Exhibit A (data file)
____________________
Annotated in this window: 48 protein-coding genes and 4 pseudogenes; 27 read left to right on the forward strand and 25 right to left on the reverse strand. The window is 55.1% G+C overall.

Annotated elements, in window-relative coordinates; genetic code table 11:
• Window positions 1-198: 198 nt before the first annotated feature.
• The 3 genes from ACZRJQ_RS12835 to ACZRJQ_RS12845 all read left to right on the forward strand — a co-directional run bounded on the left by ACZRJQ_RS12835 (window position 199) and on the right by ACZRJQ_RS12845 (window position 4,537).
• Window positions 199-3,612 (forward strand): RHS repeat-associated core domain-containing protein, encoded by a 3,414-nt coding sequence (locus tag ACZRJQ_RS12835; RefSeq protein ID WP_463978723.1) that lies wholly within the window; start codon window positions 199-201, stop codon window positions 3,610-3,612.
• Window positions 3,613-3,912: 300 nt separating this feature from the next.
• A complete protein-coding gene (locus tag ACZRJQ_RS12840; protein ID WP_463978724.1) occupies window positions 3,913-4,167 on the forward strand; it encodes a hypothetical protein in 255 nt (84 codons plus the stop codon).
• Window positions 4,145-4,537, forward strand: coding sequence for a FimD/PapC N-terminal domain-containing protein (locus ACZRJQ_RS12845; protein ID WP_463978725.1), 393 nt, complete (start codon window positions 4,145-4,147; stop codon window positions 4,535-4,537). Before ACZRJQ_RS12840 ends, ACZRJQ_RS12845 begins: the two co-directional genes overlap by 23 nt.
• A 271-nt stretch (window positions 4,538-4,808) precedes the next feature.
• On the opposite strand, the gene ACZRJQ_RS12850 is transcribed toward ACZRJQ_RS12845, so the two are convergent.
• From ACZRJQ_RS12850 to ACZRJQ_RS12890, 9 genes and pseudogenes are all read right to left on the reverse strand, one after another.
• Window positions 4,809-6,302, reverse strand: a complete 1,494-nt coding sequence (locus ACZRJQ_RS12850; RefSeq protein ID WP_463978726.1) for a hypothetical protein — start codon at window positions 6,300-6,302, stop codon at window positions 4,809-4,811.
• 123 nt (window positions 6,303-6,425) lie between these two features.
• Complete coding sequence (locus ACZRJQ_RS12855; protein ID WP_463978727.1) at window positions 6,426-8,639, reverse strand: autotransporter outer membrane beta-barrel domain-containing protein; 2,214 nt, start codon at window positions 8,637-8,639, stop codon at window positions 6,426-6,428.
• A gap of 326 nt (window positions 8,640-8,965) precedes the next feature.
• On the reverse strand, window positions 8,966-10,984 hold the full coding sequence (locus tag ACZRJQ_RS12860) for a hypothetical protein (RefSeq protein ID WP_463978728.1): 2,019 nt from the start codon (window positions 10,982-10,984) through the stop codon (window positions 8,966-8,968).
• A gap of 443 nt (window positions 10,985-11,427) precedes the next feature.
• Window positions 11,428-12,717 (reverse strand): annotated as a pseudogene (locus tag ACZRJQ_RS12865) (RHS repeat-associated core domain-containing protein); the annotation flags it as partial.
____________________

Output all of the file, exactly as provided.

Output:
Annotated in this window: 48 protein-coding genes and 4 pseudogenes; 27 read left to right on the forward strand and 25 right to left on the reverse strand. The window is 55.1% G+C overall.

Annotated elements, in window-relative coordinates; genetic code table 11:
• Window positions 1-198: 198 nt before the first annotated feature.
• The 3 genes from ACZRJQ_RS12835 to ACZRJQ_RS12845 all read left to right on the forward strand — a co-directional run bounded on the left by ACZRJQ_RS12835 (window position 199) and on the right by ACZRJQ_RS12845 (window position 4,537).
• Window positions 199-3,612 (forward strand): RHS repeat-associated core domain-containing protein, encoded by a 3,414-nt coding sequence (locus tag ACZRJQ_RS12835; RefSeq protein ID WP_463978723.1) that lies wholly within the window; start codon window positions 199-201, stop codon window positions 3,610-3,612.
• Window positions 3,613-3,912: 300 nt separating this feature from the next.
• A complete protein-coding gene (locus tag ACZRJQ_RS12840; protein ID WP_463978724.1) occupies window positions 3,913-4,167 on the forward strand; it encodes a hypothetical protein in 255 nt (84 codons plus the stop codon).
• Window positions 4,145-4,537, forward strand: coding sequence for a FimD/PapC N-terminal domain-containing protein (locus ACZRJQ_RS12845; protein ID WP_463978725.1), 393 nt, complete (start codon window positions 4,145-4,147; stop codon window positions 4,535-4,537). Before ACZRJQ_RS12840 ends, ACZRJQ_RS12845 begins: the two co-directional genes overlap by 23 nt.
• A 271-nt stretch (window positions 4,538-4,808) precedes the next feature.
• On the opposite strand, the gene ACZRJQ_RS12850 is transcribed toward ACZRJQ_RS12845, so the two are convergent.
• From ACZRJQ_RS12850 to ACZRJQ_RS12890, 9 genes and pseudogenes are all read right to left on the reverse strand, one after another.
• Window positions 4,809-6,302, reverse strand: a complete 1,494-nt coding sequence (locus ACZRJQ_RS12850; RefSeq protein ID WP_463978726.1) for a hypothetical protein — start codon at window positions 6,300-6,302, stop codon at window positions 4,809-4,811.
• 123 nt (window positions 6,303-6,425) lie between these two features.
• Complete coding sequence (locus ACZRJQ_RS12855; protein ID WP_463978727.1) at window positions 6,426-8,639, reverse strand: autotransporter outer membrane beta-barrel domain-containing protein; 2,214 nt, start codon at window positions 8,637-8,639, stop codon at window positions 6,426-6,428.
• A gap of 326 nt (window positions 8,640-8,965) precedes the next feature.
• On the reverse strand, window positions 8,966-10,984 hold the full coding sequence (locus tag ACZRJQ_RS12860) for a hypothetical protein (RefSeq protein ID WP_463978728.1): 2,019 nt from the start codon (window positions 10,982-10,984) through the stop codon (window positions 8,966-8,968).
• A gap of 443 nt (window positions 10,985-11,427) precedes the next feature.
• Window positions 11,428-12,717 (reverse strand): annotated as a pseudogene (locus tag ACZRJQ_RS12865) (RHS repeat-associated core domain-containing protein); the annotation flags it as partial.